Northrop Frye, to take just one theorist, establishes the general rule that

At the end of the play the device in the plot that brings the hero and the heroine together causes a new society to crystallize around the hero . . . .  As the final society reached by comedy is the one that the audience has recognized all along to be the proper and desirable state of affairs, an act of communion with the audience [sc. applause] is in order . . .  Comedy usually moves toward a happy ending, and the normal response of the audience to a happy ending is “this should be,” which sounds like a moral judgement. So it is, except that it is not moral in the restricted sense, but social.13

     The society which emerges from El viejo celoso hardly conforms to this rule. It is in no way affected by the events that have taken place; it is not a new one but the one that existed at the beginning of the farce. A marriage based on deceit will continue to thrive on deceit. And the audience is obliged to withhold moral judgment. Cervantes' entremés bears little resemblance to the paradigm of comedy.
     Like most entremeses, this one by Cervantes is based on an engaño deftly carried out. The butt, as usual, is a character for whom we feel little sympathy. Our sympathies lie, rather, with the deceiving wife

     12 This motif carries over into La zapatera prodigiosa.
     13 Anatomy of Criticism (Princeton: Princeton University Press, 1957), pp. 163-67.


and with the deception itself. Cervantes has made us want to see her and it succeed. The whole comic movement causes us to approve the cuckolding of Cañizares, and thus Lorenza's adultery. The reader's endorsement of an immoral act comes about because in her marriage to Cañizares Lorenza has herself been royally deceived. In her first taste of sexuality, from her partner's embrace, she has called out to her husband: “Ahora echo de ver quién eres, viejo maldito, que hasta aquí he vivido engañada contigo” (p. 216). Her sexual deprivation has been a deceit of which Cañizares himself was fully aware, for he expressed to his compadre his unease “[d]e que no pasará mucho tiempo en que no caya Lorencica en lo que le falta” (p. 209). His engaño, thwarted by her engaño, leads to her desengaño and, probably, also to his.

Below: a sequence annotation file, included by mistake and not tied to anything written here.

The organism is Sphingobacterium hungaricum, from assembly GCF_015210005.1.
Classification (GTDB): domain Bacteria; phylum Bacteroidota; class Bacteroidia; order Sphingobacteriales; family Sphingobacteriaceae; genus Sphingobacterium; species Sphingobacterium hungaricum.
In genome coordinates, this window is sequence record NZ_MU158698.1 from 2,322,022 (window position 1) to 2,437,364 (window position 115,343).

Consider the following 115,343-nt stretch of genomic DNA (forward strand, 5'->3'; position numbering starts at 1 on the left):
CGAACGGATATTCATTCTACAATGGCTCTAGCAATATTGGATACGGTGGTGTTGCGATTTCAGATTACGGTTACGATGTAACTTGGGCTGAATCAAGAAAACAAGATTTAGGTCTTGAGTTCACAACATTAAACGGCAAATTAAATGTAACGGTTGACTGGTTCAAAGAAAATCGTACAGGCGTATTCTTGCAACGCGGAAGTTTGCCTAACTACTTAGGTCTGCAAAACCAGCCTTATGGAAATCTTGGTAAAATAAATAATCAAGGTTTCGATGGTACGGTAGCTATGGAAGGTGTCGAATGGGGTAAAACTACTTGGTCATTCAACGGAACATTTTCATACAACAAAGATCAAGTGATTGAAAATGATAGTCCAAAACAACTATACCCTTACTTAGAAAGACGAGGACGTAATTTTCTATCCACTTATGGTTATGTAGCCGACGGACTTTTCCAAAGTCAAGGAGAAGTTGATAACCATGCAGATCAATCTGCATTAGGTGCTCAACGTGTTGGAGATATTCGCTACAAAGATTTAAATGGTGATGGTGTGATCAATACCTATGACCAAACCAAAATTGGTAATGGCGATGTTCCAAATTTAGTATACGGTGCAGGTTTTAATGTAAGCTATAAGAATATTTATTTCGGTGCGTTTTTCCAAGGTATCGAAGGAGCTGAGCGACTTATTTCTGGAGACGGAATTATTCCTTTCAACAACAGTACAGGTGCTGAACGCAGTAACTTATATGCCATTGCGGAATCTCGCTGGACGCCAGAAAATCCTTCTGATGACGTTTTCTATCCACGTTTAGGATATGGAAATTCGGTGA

In being led to approve (or, at least, condone) Lorenza's adultery, we are not obliged to approve of adultery in general. It is simply that this unhappy marriage, like others fictionalized by Cervantes, needs a resolution of some sort. As we have seen, the husband's forgiveness of his wife's sin, quickly followed by his own death, is Cervantes' artistic resolution in the tragic short stories. In the comic entremés Cañizares and Lorenza are condemned to put up with each other until at some future date the marriage ends in death and widowhood. By modern standards, in the judgment of most people, it ought to end in divorce. In Cervantes' Spain it could not. But if the history of Cervantes' lifetime had taken a different course, it might have been possible for Lorenza to seek relief from her unhappiness not in adultery but in a divinely sanctioned divorce.